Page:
April 01, 2013
As part of its efforts to promote young talents, the Schering Stiftung has participated in the “Germany Scholarship” program of the Federal Ministry of Education and Research since the 2012 summer term. Together with Berlin’s Humboldt University (HU Berlin), it is now launching a pilot project: starting in the 2013 summer term, HU Berlin for the first time will offer two Germany Scholarship theme courses. As part of a year-long tutorial, 15 bachelors or masters degree students from different disciplines will work together on an interdisciplinary project. The Schering Stiftung supports the theme course on “Aging and Age.” The Humboldt University Foundation and their sponsors support a theme course on “Sustainability & Global Justice.”
Jan-Hendrik Olbertz, president of Humboldt University, says: “We are particularly proud of our newly developed format. The theme courses take their cue from Humboldt University’s concept for the future. Guided by the idea of ‘Education through Science,’ it focuses on promoting and developing the university’s scientist personalities.”
The theme courses aim to provide Germany Scholarship recipients with insights into current research projects at an early stage of their studies in order to enable them to develop and present their own ideas. Conversely, the participating scholars and scientists hope that the scholarship recipients’ thirst for knowledge and fresh views will stimulate and encourage them to critically examine theories, including their own, and to develop new perspectives.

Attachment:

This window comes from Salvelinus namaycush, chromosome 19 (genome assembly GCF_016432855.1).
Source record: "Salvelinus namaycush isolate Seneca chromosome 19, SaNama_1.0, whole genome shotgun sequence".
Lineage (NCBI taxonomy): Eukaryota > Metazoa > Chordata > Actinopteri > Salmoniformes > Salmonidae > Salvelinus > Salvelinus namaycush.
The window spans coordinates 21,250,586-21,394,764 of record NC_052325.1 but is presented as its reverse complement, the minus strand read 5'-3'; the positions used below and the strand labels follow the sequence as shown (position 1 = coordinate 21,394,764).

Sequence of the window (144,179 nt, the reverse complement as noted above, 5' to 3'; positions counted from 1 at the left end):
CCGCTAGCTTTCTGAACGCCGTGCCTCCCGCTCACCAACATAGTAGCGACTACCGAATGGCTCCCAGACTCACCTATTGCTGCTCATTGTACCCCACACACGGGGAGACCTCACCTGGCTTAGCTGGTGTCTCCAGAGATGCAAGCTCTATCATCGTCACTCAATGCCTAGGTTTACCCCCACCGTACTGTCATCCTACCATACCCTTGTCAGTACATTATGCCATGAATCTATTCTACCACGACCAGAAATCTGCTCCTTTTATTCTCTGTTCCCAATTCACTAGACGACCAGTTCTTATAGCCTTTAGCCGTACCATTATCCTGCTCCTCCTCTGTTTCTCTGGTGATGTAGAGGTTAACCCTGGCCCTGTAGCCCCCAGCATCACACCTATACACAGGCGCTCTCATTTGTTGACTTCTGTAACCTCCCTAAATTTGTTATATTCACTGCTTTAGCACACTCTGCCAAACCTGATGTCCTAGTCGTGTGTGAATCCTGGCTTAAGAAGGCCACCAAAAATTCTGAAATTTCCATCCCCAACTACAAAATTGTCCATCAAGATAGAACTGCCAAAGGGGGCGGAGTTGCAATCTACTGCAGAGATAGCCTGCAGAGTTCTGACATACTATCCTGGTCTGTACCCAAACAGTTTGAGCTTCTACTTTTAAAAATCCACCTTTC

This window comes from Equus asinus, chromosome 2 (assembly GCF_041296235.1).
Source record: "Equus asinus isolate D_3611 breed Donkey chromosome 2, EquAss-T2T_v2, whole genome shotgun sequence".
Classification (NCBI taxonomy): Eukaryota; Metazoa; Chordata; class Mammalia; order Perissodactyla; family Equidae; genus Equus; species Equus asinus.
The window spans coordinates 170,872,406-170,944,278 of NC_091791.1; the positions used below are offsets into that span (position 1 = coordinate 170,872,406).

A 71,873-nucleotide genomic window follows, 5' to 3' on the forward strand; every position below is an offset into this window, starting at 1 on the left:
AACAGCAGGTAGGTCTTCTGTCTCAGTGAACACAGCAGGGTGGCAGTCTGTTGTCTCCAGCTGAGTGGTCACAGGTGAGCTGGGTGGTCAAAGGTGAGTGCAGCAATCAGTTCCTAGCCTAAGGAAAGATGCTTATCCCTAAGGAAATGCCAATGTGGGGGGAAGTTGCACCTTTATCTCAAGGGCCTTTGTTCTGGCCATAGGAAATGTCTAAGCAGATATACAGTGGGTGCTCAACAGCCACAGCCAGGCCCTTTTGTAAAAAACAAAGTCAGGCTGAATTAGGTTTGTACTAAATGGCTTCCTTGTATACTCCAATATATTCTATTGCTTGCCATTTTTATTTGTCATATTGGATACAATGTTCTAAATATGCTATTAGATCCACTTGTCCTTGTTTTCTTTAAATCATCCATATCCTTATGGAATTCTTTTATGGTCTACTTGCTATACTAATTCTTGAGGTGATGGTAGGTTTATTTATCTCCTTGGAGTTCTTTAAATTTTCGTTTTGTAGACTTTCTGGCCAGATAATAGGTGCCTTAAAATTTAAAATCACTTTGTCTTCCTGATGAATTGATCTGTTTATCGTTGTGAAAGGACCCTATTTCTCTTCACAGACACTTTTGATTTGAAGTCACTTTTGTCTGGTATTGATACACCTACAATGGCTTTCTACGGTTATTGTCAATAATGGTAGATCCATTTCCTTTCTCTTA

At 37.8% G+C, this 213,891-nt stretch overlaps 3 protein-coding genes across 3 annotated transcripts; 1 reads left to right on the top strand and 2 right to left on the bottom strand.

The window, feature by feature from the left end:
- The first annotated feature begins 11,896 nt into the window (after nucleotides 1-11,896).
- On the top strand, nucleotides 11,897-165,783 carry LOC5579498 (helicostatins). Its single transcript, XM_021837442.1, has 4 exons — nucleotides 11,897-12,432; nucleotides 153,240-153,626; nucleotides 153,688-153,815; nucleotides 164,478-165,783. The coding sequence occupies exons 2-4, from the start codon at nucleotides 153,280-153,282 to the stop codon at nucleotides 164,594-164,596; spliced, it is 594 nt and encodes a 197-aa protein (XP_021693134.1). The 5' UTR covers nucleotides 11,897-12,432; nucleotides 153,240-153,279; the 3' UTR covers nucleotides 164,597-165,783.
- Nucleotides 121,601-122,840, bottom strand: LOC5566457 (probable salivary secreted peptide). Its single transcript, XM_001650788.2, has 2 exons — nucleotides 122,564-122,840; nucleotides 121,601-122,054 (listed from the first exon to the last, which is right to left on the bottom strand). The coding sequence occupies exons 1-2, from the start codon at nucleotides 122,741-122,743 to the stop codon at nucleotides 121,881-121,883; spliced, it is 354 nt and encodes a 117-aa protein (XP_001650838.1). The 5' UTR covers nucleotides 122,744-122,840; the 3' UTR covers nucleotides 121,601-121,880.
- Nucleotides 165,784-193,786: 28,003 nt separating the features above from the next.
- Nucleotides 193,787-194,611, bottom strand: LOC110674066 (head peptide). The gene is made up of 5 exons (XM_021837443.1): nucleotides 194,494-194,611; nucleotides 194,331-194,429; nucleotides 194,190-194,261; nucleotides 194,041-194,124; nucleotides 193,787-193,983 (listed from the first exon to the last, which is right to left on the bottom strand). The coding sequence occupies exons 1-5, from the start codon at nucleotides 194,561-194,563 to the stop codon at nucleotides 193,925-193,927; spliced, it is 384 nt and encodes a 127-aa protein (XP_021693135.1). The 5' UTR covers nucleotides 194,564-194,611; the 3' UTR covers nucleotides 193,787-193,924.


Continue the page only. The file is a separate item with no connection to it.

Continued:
When it came to selecting the scholarship recipients, it was particularly important for the Schering Stiftung, in keeping with its grant focus, that the students are looking beyond their own discipline and are interested in art or science.
Age – a Matter of Perspective
The topic of aging generally comes up in the context of demographic change. The “Aging and Age” theme course, supported by the Schering Stiftung, looks at the topic from a variety of different perspectives, dealing with issues such as the productive power or beauty of aging matter. For example, what does aging mean at the molecular level, and what does biological aging have to do with psychological aging? How can we explain our obsession with youth, and could there be a functioning alternative model? The participating students from the natural, social, and cultural sciences will make a contribution to a new understanding of the topic.
“We hope that the benefits for the scholarship recipients from the interdisciplinary exchange will be significantly higher than from individual scholarships,” says Dr. Sonja Kießling, Science Director of the Schering Stiftung.
This Project is realized in cooperation with the following partners:
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